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1 hour ago, I'm Not a Robot said:

 

It's pretty frustrating as a resident of the neighborhood that whatever the Heights doesn't want they just place it in the East End and decide that no one in the East End will protest quite like the Heights. 

 

I'm in the Heights Nextdoor app. You should have seen those people outraged on the color of the street lights when they were changed. They said it looked like a Walmart parking lot shining on their cars and into their houses. Wat.

 

Sure, my earlier statement wasn't geared towards the East End. I meant, I feel like all of Houston now protests against these affordable housing developments, no matter where they are built. I think it's a valid argument that the East End has too many (because it does), and the Near Northside also turned down an affordable housing development after the Jose Flores murder and related it to the Salvation Army complex for all of their problems, which the complex certainly does cause problems for the area, especially when HPD tells local residents that they can't do anything about people defecating in people's yards (These are serious discussions in Superneighborhood meetings).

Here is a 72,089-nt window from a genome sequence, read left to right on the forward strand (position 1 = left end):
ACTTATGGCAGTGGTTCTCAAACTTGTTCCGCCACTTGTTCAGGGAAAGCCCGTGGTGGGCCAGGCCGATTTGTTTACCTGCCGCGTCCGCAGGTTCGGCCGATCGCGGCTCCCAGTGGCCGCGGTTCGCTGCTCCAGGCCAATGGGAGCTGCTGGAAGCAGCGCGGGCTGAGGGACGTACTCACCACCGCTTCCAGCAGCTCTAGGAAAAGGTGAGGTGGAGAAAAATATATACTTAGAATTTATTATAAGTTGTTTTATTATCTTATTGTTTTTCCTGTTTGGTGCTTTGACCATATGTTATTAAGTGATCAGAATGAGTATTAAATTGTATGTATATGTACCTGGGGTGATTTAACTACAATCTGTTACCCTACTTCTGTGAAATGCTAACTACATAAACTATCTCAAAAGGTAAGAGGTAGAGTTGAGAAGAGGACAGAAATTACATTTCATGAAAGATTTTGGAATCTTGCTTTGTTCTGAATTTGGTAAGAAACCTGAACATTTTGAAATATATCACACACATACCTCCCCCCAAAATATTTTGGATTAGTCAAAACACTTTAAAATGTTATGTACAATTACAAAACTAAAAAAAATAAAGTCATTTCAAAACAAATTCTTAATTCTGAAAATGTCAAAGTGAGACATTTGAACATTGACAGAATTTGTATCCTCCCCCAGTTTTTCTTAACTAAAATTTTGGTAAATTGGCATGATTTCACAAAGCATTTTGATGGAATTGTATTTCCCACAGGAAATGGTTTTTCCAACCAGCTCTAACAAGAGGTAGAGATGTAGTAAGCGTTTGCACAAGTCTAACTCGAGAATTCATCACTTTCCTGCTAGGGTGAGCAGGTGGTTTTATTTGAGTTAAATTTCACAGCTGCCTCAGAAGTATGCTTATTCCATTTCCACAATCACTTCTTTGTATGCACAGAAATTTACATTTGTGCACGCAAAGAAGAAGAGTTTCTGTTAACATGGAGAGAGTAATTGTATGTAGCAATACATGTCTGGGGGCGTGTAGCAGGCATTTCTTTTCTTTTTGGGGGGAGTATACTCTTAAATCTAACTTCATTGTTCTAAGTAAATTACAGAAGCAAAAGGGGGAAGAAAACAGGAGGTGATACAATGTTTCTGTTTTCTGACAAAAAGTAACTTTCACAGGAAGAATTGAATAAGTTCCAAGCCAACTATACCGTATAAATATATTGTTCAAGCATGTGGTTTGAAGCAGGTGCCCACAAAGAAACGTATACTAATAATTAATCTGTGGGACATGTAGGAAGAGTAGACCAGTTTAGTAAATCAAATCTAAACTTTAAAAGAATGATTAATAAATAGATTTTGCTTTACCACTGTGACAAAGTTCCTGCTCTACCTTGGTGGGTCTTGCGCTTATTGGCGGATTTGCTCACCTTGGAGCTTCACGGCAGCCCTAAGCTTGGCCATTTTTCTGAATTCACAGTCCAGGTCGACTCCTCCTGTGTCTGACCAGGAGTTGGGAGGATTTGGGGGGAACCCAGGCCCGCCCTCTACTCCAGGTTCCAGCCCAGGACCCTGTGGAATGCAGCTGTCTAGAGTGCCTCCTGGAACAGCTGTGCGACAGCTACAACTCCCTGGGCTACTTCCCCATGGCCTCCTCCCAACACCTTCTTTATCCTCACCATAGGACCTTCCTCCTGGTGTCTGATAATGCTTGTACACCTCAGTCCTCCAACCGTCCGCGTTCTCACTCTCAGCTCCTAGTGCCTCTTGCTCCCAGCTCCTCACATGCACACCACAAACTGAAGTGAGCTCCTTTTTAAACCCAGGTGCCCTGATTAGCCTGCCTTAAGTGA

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We got a Site Plan for this in the upcoming Agenda. This one is asking for an off-street parking variance.

 

9slPRAV.jpg

 

Really like these little site moments that they are sprinkling around the building. Just wish they didn't fill the gaps with the cheap 3' sidewalks connecting them.